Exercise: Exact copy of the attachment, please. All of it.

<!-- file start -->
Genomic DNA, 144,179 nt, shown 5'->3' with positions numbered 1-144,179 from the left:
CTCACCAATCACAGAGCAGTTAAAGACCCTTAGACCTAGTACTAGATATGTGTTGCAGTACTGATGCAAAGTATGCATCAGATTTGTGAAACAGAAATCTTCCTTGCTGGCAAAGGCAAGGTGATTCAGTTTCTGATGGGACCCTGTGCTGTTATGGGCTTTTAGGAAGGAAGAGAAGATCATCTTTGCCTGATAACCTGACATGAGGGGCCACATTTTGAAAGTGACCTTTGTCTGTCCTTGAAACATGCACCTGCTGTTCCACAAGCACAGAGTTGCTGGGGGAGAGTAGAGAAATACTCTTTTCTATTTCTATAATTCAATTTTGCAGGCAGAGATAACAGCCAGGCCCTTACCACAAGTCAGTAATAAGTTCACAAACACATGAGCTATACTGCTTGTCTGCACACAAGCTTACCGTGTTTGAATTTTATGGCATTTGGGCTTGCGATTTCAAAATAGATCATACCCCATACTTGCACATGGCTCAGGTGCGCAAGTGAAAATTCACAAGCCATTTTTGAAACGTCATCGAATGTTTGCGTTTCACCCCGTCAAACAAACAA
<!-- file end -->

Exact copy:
Genomic DNA, 144,179 nt, shown 5'->3' with positions numbered 1-144,179 from the left:
CTCACCAATCACAGAGCAGTTAAAGACCCTTAGACCTAGTACTAGATATGTGTTGCAGTACTGATGCAAAGTATGCATCAGATTTGTGAAACAGAAATCTTCCTTGCTGGCAAAGGCAAGGTGATTCAGTTTCTGATGGGACCCTGTGCTGTTATGGGCTTTTAGGAAGGAAGAGAAGATCATCTTTGCCTGATAACCTGACATGAGGGGCCACATTTTGAAAGTGACCTTTGTCTGTCCTTGAAACATGCACCTGCTGTTCCACAAGCACAGAGTTGCTGGGGGAGAGTAGAGAAATACTCTTTTCTATTTCTATAATTCAATTTTGCAGGCAGAGATAACAGCCAGGCCCTTACCACAAGTCAGTAATAAGTTCACAAACACATGAGCTATACTGCTTGTCTGCACACAAGCTTACCGTGTTTGAATTTTATGGCATTTGGGCTTGCGATTTCAAAATAGATCATACCCCATACTTGCACATGGCTCAGGTGCGCAAGTGAAAATTCACAAGCCATTTTTGAAACGTCATCGAATGTTTGCGTTTCACCCCGTCAAACAAACAA